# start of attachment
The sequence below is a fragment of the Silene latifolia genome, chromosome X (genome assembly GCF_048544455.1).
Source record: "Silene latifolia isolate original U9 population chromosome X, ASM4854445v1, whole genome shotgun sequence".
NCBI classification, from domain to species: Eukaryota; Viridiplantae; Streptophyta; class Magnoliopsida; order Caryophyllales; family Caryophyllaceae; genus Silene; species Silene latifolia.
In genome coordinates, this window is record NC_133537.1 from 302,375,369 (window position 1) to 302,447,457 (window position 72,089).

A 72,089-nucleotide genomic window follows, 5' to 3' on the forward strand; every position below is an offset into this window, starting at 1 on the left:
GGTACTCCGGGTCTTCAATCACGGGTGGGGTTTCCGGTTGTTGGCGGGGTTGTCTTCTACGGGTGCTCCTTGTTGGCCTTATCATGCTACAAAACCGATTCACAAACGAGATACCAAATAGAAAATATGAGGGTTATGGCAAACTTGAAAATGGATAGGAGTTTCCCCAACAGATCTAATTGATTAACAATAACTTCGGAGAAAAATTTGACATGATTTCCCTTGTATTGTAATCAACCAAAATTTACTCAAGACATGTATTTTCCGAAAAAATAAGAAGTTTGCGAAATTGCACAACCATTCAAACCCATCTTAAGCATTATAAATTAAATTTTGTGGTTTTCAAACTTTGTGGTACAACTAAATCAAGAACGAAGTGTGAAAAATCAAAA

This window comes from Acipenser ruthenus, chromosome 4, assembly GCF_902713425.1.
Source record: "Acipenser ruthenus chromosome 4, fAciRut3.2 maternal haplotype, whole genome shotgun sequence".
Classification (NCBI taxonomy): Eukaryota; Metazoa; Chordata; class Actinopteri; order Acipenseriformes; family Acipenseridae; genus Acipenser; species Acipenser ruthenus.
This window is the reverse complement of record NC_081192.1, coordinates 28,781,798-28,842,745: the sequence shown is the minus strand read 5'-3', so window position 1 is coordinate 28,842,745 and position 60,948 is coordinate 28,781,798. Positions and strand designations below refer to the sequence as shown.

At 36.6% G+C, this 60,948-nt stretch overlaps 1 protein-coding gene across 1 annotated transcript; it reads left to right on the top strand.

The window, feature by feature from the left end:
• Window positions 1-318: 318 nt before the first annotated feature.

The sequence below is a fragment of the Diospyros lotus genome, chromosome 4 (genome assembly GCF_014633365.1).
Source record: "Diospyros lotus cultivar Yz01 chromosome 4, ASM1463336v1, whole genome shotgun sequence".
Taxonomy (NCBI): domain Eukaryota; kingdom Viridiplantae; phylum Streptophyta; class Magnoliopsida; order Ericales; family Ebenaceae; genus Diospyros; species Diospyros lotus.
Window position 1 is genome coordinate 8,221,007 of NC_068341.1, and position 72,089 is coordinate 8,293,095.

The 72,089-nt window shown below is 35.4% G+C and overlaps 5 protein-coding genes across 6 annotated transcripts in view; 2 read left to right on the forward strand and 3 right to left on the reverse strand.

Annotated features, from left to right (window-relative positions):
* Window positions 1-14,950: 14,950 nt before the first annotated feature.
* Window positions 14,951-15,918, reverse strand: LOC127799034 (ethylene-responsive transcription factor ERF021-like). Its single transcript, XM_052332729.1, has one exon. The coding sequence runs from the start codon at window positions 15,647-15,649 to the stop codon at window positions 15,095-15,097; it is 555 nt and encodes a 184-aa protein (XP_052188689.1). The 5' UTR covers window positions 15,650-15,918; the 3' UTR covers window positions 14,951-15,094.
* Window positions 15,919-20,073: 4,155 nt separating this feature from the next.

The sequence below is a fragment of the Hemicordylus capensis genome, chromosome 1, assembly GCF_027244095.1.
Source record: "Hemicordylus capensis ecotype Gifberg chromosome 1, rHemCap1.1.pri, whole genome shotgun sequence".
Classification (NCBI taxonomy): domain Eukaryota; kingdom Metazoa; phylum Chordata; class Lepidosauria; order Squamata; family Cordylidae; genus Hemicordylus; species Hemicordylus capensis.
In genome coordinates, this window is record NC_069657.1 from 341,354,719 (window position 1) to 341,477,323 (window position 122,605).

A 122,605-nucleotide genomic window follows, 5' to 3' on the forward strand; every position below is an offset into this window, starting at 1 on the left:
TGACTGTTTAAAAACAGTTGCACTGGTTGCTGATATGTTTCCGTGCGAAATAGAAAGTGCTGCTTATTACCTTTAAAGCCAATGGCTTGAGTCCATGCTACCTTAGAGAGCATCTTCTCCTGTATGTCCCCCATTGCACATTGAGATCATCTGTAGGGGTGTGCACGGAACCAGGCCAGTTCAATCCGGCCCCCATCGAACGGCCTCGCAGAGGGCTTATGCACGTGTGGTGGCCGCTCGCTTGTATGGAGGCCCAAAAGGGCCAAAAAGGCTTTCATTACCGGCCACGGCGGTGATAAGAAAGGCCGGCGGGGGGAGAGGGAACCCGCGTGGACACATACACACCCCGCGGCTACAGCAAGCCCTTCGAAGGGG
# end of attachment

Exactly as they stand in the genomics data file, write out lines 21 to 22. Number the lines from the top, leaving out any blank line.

* Window positions 14,951-15,918, reverse strand: LOC127799034 (ethylene-responsive transcription factor ERF021-like). Its single transcript, XM_052332729.1, has one exon. The coding sequence runs from the start codon at window positions 15,647-15,649 to the stop codon at window positions 15,095-15,097; it is 555 nt and encodes a 184-aa protein (XP_052188689.1). The 5' UTR covers window positions 15,650-15,918; the 3' UTR covers window positions 14,951-15,094.
* Window positions 15,919-20,073: 4,155 nt separating this feature from the next.